One of my favorite photos of the day was the one I snapped next. The picture was a perfect summary of the volunteer relief effort. Pastor Ice talked to the National Guardsman and was able to arrange for his grandson, Chapman McCully, to sit in the Humvee and have his picture taken. The little man was just a cute, energetic presence, smiling the entire time, but when he sat in the driver's seat, Chapman just lit up even more.
Chapman was one of the most avid volunteers, repeatedly trying to load me up with gatorade and a bag of chips.
The coolest thing about Chapman was his customized volunteer shirt. In permanent marker, he had sketched out the initials 'K.D.' on the back and had written the number 35 on his sleeves as an homage to Kevin Durant of the Oklahoma City Thunder.
Jake and I quickly did a few more interviews and then we headed on our way. Our mission was now to go to Newcastle and see what damage was around the tornado's point of origin.
On the drive out there, we were met with the stark memory that while recovery efforts were well under way, the damage was still rampant.
As we continued along back country roads, we were met with road blocks. We had decided to take this back route to avoid the congestion on the main highway I-35. We went for the local secret of I-240 and while it was about 16 extra miles, it cut our travel time in half. We were making a good pace, but decided to pull over and have a look at these mangled power lines.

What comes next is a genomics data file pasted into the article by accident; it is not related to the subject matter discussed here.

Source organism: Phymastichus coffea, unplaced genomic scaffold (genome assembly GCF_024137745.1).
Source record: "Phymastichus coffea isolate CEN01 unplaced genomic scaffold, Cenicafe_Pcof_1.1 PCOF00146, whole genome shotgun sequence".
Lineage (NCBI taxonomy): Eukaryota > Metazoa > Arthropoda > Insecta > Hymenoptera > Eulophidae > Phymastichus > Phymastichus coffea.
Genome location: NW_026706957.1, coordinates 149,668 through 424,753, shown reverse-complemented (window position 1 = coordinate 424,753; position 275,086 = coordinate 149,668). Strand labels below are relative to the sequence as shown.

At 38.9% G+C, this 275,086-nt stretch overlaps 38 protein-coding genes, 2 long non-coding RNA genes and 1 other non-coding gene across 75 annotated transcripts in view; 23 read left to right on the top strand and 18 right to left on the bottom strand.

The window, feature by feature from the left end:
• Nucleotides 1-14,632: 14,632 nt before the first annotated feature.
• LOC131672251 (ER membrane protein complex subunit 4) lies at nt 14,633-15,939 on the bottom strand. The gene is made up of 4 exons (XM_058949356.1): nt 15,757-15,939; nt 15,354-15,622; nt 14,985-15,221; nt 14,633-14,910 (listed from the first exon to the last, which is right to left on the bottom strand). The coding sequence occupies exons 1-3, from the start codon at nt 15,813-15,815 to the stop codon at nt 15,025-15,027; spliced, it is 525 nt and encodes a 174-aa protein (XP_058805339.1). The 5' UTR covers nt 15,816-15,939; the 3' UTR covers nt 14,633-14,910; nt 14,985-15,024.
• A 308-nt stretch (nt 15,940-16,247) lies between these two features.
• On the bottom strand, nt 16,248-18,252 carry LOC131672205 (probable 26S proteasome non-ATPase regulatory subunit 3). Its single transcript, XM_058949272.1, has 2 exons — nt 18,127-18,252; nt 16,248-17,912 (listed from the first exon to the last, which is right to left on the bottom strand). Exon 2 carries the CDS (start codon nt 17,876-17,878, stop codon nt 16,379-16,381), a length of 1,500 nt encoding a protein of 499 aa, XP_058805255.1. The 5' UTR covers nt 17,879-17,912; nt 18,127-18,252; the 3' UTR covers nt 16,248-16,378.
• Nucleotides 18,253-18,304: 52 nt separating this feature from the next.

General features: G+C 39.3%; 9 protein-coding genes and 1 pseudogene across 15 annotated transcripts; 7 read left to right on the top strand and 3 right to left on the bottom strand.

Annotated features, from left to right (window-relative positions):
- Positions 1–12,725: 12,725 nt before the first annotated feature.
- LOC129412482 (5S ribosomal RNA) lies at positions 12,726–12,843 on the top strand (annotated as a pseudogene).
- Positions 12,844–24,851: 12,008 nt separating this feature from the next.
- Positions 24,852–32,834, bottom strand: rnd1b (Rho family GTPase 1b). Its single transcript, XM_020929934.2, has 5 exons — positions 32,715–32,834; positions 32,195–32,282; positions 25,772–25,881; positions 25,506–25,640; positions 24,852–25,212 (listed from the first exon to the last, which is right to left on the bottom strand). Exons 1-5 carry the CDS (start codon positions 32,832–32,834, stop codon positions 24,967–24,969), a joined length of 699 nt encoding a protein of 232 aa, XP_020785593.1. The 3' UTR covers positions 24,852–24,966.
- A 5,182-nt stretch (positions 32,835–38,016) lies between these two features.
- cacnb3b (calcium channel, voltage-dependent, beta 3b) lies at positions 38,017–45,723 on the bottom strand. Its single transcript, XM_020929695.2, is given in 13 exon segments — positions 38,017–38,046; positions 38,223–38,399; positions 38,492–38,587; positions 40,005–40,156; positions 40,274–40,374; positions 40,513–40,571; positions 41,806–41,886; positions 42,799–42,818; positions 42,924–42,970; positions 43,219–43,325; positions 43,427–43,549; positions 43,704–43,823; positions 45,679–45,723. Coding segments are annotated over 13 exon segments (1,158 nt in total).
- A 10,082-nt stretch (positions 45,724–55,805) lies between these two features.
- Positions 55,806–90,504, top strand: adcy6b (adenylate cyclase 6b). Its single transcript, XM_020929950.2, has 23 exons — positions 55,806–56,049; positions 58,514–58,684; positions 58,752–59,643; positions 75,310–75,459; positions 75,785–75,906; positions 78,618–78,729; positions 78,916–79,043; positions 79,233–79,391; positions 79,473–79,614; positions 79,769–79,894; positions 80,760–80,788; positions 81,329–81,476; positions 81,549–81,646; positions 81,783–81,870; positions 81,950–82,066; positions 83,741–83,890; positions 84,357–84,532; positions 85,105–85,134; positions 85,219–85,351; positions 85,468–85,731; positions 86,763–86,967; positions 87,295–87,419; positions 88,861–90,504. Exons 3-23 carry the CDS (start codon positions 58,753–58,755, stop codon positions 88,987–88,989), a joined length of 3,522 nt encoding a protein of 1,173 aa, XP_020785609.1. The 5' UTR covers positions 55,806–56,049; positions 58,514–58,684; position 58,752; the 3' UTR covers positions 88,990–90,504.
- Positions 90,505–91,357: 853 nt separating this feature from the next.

These twisted and pulverized metal remains looked more like a piece of modern art than a row of power lines. I threw on my high contrast black and white filter and snapper away.
From our vantage point, you could see miles of major power lines. It became quite clear how powerful and large the tornado was at just an earlier EF-3 stage. At this point in the corridor, the tornado had not yet evolved into the fearsome EF-5 that struck Moore. Regardless, the energy imparted on row after row of power lines was an immense kinetic force.
Jake and I wrapped up this shoot and I went back into Moore to retrieve my truck. I still had one mission left. I mentioned it briefly at the end of the tornado article I wrote on Tuesday. Thanks to local Tulsa businessman Pete Womack and the generous donation from his company, I departed from Tulsa late Tuesday night with a truck bed full of water, powerade, and other much needed supplies. I had been offering water and refreshments to the officers working the road blocks, but they had largely cleared out or either had an abundance of bottled water already. As such, I too still had the better part of a truck bed full of water. So I knew what I had to do.
I returned to the earlier location of Southgate Pentecostal Holiness Church and was again greeted with hugs and the offering of food. I dropped my tailgate and helped them move the rest of my supplies to their donation intake center. And again they tried to get me to take a burger and a couple of hot dogs for the road, but I reiterated that there are people who need it more than I. However, I later learned that while I was distracted talking to the Pastor, somebody snuck over to my truck and threw in a bag of chips for me.
I said my goodbyes again and headed to the dinner with my SKY News companions. With that I completed my mission for the day. While stuck in traffic, something caught my eye. I grabbed my camera, stopped traffic, at least more so than it already was, and took this both heartwarming and heartbreaking picture.
Someone had taken a piece of debris from their house and spray painted a concise but profound message. From the destruction of the tornado, again, hope and recovery is blossoming.
For my fellow Oklahomans reading this article, please stay safe and take cover if the weather demands it. And for those not in the Oklahoma area, here is my Oklahoman's guide to passing time during a Tornado. Follow me on Twitter @TheNolanK and stay tuned for continuing tweets and updates from ground zero!